PRINT January 1998

International Shorts

Steven Holl's museum for Helsinki

WHEN HEADING INTO HELSINKI from the airport recently, I was surprised to see a mysterious new building emerge to the left of the car: greenish, translucent, and strangely weightless, it seemed to float in the air. The experience was over in seconds and had something almost hallucinatory about it. I soon learned that this apparition is the much-discussed Museum for Contemporary Art designed by Steven Holl, and went back to take a closer look. The curved structure did not lose its dreamlike quality on closer scrutiny. It is an unexpected stranger in the Finnish capital and the most fascinating piece of new architecture to be seen in these latitudes in a long time.

In 1993, Holl won a competition for the museum that attracted more than 500 entries. The project, titled “Chiasma,” is now close to completion: the offices will be in use by February, and the exhibition spaces will open to the public in May or June. Although the museum is a distinctive presence in the urban landscape of Helsinki, the architect responded to the context in subtle ways. The curved contour clearly echoes the nearby coastline of Töölö Bay, while “an implicit cultural line,” Holl says, “links the building to [Alvar Aalto’s] Finlandia Hall” and other landmarks, such as Eliel Saarinen’s Helsinki Station.

The ingenious connections to the museum’s surroundings are made primarily in the exterior form; the interior, by contrast, endeavors to create a neutral environment to make art the focus of attention. The chief tool for creating variation in the interior space is light. Although natural light will be used throughout, Holl has varied its quality in each of the twenty-five galleries. Most often the source will be invisible to the viewer. In this way, Holl aims to furnish the most flexible situation possible for the art on display; he is after, he says, a “Zen simplicity.”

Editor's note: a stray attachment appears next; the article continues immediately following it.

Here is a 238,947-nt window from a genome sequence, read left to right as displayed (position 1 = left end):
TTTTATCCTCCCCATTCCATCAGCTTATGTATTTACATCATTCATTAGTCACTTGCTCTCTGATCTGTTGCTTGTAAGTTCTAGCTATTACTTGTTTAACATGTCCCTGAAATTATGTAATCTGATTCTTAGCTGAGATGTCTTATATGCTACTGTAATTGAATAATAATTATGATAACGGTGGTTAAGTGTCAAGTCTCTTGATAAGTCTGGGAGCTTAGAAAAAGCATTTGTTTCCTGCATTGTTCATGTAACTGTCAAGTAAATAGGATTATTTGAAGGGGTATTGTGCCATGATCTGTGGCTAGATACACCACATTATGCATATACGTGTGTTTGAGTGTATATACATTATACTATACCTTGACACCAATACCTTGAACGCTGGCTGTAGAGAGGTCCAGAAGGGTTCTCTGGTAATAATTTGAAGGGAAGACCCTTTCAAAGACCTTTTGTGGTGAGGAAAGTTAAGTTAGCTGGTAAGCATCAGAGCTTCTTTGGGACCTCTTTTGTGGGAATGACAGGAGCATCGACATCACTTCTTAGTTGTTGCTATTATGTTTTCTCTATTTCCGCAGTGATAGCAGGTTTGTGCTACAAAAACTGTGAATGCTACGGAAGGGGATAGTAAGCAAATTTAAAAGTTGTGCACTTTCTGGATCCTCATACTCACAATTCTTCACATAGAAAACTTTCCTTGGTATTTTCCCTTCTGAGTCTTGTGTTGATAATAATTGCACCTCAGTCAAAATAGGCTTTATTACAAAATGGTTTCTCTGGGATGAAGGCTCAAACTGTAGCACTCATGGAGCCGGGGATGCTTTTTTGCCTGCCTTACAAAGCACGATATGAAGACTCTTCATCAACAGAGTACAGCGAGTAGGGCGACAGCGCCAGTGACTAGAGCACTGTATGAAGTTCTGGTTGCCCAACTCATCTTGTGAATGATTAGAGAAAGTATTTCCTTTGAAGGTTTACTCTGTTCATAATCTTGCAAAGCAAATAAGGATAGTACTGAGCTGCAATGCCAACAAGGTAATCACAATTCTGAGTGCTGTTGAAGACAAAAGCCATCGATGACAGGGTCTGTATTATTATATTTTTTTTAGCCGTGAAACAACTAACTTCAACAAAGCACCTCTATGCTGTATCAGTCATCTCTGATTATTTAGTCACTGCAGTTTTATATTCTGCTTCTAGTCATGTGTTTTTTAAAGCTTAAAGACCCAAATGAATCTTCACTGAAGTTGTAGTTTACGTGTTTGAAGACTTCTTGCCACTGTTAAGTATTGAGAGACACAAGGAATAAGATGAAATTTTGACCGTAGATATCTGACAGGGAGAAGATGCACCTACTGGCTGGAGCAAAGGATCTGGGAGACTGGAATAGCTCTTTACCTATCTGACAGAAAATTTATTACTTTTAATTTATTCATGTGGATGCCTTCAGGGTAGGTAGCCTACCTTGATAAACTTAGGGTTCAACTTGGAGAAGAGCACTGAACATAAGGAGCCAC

Asked what kind of art he had in mind when planning the exhibition spaces, the architect emphasizes the great variety of contemporary art and the impossibility of predicting what art will look like in the future. “Especially important for my thoughts concerning art and architecture,” Holl remarks, “are the works by my friend Vito Acconci. But naturally there are many artworks that have passed through my mind . . . Ann Hamilton’s floor piece made of hair, and Bruce Nauman’s video works, just to mention two powerful examples.”

In the jury assessment of “Chiasma,” one finds a sentence that should go without saying, but unfortunately does not: “The architect has clearly set out to create a space for art.” Given the number of embarrassing art museums all over Europe, most of them built in the ’80s, the Helsinki museum seems likely to become the envy of other cities. It is a large building, about 130,000 square feet, yet it appears delicate and light. “The joy of living,” writes Holl, “is argued in a quality architecture. It is whispered in material and detail and chanted in space.” Finns will be hard-pressed to do less than shout about their spectacular new museum.

Daniel Birnbaum writes frequently for Artforum.